Bringing Down Goliath: The best way to Study Biology

May 2nd, 2011

So you have a huge end-of-the-year comprehensive biology test coming up, and since you’ve been cramming every chapter test since the beginning of this year, you don’t remember anything. What do you do? Where do you even start? To begin, you should realize that for a huge subject such as biology, cramming all the details just isn’t going to work. There are way too many intricate details to be able to memorize each and every one from all the chapters. And before you think about cramming again for this final, consider this: most science majors require at least a year of biology in college, and a good chunk of the information is overlap from what you learned in high school. Therefore, the better a foundation you set for yourself now, the more it’s going to pay off not only now in high school, but in college, and maybe for the rest of your future as well.

To begin, break down biology into manageable chunks of information. Don’t just rush through reading every chapter and then realize you’ve already forgotten everything, but break it down by paragraphs and really try to visualize what’s going on. Carefully analyze the diagrams, draw your own pictures, watch (relevant) youtube videos, etc. There are lots of excellent visual resources online that can make understanding the material much easier, and they’re free! After visualizing the information, you’ll find it a lot easier to memorize, and then it’s just about reviewing the information consistently to reinforce what you’ve learn, while slowly adding more details to your knowledge.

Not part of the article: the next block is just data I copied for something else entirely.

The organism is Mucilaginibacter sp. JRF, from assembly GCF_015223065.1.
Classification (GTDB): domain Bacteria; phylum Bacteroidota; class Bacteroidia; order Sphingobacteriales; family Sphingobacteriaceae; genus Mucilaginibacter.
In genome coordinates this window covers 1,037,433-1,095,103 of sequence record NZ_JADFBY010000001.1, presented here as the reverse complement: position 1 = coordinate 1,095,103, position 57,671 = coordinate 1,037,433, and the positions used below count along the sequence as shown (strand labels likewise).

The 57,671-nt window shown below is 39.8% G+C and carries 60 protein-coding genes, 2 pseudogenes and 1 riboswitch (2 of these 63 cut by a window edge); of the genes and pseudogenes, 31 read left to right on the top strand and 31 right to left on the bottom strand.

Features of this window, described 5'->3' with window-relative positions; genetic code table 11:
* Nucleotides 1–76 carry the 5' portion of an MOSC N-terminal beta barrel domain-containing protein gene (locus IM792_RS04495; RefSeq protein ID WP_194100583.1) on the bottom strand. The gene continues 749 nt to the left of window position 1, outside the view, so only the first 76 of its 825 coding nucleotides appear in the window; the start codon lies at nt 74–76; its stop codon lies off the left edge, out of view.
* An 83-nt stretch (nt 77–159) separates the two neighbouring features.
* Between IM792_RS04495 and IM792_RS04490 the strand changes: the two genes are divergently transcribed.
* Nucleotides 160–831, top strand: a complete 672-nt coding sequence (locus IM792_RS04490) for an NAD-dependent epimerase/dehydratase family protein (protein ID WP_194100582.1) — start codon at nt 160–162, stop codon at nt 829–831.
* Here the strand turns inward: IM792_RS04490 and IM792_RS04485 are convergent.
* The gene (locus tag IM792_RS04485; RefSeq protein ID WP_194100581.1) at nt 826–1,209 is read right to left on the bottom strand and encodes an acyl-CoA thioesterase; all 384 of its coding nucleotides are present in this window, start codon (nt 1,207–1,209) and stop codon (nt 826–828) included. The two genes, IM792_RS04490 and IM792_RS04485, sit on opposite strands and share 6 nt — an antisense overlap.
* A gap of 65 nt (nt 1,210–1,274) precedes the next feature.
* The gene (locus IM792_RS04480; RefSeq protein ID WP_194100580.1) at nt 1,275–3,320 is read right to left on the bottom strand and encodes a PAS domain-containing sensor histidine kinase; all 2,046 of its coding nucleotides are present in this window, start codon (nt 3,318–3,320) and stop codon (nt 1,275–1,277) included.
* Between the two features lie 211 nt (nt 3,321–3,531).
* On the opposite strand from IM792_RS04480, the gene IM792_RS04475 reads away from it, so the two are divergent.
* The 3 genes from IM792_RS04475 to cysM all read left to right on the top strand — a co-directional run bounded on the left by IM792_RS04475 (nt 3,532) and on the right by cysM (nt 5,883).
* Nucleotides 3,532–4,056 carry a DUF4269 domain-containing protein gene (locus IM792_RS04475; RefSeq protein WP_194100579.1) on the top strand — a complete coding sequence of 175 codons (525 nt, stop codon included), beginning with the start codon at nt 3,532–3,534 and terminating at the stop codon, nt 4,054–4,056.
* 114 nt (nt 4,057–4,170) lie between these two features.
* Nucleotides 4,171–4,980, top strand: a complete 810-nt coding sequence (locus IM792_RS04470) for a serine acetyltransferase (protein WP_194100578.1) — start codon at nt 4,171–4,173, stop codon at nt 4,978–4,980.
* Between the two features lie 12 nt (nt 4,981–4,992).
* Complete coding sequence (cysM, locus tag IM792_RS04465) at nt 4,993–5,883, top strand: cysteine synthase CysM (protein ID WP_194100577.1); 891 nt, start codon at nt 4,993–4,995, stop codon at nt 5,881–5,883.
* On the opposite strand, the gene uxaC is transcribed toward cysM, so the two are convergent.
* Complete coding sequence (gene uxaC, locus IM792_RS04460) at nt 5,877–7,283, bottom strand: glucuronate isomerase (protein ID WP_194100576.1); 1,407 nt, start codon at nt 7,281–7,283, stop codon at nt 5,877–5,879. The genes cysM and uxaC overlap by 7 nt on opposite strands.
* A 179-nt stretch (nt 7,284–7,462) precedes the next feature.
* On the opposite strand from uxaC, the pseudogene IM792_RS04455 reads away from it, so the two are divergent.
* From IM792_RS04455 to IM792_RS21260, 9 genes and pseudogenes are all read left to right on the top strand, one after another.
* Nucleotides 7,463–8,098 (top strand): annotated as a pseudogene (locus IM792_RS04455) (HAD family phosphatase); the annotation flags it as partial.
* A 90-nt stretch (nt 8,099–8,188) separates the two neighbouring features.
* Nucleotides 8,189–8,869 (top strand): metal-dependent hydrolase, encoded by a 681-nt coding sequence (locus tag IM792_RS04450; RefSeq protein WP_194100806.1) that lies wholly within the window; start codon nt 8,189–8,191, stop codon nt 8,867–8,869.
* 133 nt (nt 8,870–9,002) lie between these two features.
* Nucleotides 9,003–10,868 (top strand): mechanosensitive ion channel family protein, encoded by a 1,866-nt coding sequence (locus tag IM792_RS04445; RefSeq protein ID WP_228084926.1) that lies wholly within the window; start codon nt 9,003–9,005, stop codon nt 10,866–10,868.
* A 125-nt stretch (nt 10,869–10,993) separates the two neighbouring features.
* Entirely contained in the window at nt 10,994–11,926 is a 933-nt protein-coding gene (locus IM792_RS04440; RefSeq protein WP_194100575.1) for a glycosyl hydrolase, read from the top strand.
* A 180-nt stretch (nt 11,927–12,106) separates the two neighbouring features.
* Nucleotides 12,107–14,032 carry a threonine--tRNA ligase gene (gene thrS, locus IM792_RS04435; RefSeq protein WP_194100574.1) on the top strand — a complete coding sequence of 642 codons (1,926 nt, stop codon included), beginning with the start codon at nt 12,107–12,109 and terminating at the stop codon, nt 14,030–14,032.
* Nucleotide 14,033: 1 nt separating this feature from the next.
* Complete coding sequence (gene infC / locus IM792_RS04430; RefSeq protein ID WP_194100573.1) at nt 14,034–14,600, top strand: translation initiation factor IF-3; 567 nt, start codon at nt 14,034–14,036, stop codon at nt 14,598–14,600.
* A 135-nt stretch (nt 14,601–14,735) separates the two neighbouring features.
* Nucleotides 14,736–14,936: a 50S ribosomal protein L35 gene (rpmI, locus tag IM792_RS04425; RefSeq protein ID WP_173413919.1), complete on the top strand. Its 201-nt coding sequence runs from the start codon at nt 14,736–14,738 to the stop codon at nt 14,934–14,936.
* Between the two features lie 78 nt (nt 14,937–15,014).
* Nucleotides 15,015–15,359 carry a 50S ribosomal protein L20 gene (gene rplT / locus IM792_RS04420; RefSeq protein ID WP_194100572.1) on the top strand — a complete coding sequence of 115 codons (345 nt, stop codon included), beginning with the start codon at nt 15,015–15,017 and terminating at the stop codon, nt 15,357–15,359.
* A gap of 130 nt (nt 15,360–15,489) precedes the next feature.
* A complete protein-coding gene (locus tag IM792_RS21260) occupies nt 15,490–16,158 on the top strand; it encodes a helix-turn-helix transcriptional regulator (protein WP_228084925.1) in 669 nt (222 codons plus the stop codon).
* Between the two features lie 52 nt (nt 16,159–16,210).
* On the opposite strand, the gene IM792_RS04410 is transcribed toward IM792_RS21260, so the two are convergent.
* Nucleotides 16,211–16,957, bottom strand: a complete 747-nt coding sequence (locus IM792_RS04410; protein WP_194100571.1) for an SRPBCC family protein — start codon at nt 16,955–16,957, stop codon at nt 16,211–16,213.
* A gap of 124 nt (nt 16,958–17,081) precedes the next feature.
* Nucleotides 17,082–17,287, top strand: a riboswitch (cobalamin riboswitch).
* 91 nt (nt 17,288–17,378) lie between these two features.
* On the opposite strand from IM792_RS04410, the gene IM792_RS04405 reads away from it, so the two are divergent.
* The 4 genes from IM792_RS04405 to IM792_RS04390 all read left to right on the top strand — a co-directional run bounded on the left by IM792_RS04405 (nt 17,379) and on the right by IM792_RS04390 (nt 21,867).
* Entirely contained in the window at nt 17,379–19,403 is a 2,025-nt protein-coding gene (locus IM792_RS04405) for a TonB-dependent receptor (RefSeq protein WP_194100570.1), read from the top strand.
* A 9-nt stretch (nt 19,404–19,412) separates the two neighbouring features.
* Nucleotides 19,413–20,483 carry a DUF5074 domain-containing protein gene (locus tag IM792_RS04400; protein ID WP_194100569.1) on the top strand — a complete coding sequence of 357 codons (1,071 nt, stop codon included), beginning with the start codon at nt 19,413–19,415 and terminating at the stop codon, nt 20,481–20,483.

Another great way to study biology is to review the information with your friends. Choose a topic, and popcorn each other to begin describing everything you know about the topic. Everyone always focuses on different aspects, and you’ll be able to take notes on what points you forgot to pay attention to.

Remember: there’s something in biology for everyone! Whether or not you love or hate science, biology plays a very relevant part to our everyday lives. Whether you want to learn the most effective way to work out, want to learn what to do to eat healthy and stay fit, or just how to prevent breakouts, biology will teach you the basics of how the human body works and allow you to make educated decisions to improve your health!

Calling Mom and letting her know about the big Biology Test

April 13th, 2011

Today was a little bit of a difficult day. I worked with Peter, and he has a Biology test
tomorrow. Peter’s teacher was nice enough to provide him with a study guide, but Peter
decided to wait until his session at Study Hut the day before to fill it out. I was hoping Peter
had a strong understanding of the material and that’s why he waited so long, but unfortunately